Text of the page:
Paying for college may seem like a big task, especially when you’re just getting started. Federal aid may cover a large portion of your college costs, but what about the leftover expenses? Here are some ways to help you pay for college that may reward you with life experiences, too.
Fill out the Free Application for Federal Student Aid (FAFSA)
This one may seem obvious, but in previous years, more than $2.9 billion of free federal aid was left unclaimed by high school students, simply because they didn’t fill out a FAFSA form. The FAFSA is the first step in getting financial aid for college. You must complete it each year to be eligible for all federal student aid (grants and loans) for the school year ahead. Many colleges also require students to complete the FAFSA to apply for the school’s own scholarships or other aid programs on offer.
Apply for scholarships
You can search for scholarships online through Tuition Funding Sources or by checking with your school or local businesses and organizations. You’d be surprised at the spectrum of scholarships available — there is over $41 billion available through scholarships listed on Tuition Funding Sources.
Turn your AP score into college credit
You may know that great AP (Advanced Placement) scores can translate into credit for equivalent college courses, meaning you may be able to pay for fewer courses to complete your degree. Scoring well on AP tests can also increase your scholarship eligibility. More than 30% of colleges and universities consider AP experience when deciding scholarship recipients, so your AP classes and exams can be just as important as your SAT or ACT tests. The College Board online makes it easy to figure out universities’ AP credit policies.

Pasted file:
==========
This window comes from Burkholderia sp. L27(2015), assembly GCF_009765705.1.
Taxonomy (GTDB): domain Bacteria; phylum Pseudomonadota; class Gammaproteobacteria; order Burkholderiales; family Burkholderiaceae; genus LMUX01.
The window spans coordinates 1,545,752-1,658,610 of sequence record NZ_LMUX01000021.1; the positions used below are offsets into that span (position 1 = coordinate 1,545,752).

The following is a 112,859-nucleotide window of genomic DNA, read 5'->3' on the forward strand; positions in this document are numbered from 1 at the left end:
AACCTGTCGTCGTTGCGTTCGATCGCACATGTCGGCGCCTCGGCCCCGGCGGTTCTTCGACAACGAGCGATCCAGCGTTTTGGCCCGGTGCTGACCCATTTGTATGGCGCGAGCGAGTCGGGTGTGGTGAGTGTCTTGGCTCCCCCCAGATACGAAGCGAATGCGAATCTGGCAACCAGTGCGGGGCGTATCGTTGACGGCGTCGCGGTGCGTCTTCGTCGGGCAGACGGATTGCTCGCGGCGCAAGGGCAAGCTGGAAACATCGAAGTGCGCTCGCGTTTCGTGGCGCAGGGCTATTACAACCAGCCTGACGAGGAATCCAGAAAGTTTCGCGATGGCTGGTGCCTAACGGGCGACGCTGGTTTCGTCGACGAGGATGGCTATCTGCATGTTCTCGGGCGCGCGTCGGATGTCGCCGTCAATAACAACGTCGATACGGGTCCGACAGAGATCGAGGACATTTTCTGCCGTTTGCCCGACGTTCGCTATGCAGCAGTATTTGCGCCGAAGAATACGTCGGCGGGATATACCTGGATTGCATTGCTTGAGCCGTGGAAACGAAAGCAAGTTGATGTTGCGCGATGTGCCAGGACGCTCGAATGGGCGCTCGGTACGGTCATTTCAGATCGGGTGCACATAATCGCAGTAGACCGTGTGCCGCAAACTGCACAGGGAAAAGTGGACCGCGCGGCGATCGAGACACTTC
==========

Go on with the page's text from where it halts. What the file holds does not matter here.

Get a work-study job
If you checked the box on your FAFSA that says you’re interested in the federal work-study program, then your award letter will include the amount of money you are allowed to earn with one of these student-only jobs. Once you’re approved, you have to apply for and be awarded the work-study position — some jobs are on campus while some can be off campus. Just remember, you’ll be paid through a normal paycheck, so it’s up to you to apply the money to school costs.
Work in a dorm
Living in a dormitory is a great way to meet other students and adjust to college life. Resident assistants (RAs) are upper-class students who help keep things running smoothly and safely in the dorms. Most colleges offer some form of compensation — be it free or reduced housing costs, a stipend, free meal plans, or tuition discounts — to RAs. While you’ll have to be “on call” on evenings and weekends, you’ll gain valuable skills as you learn and grow with your fellow students living on campus. Check with potential colleges and universities for what they may offer.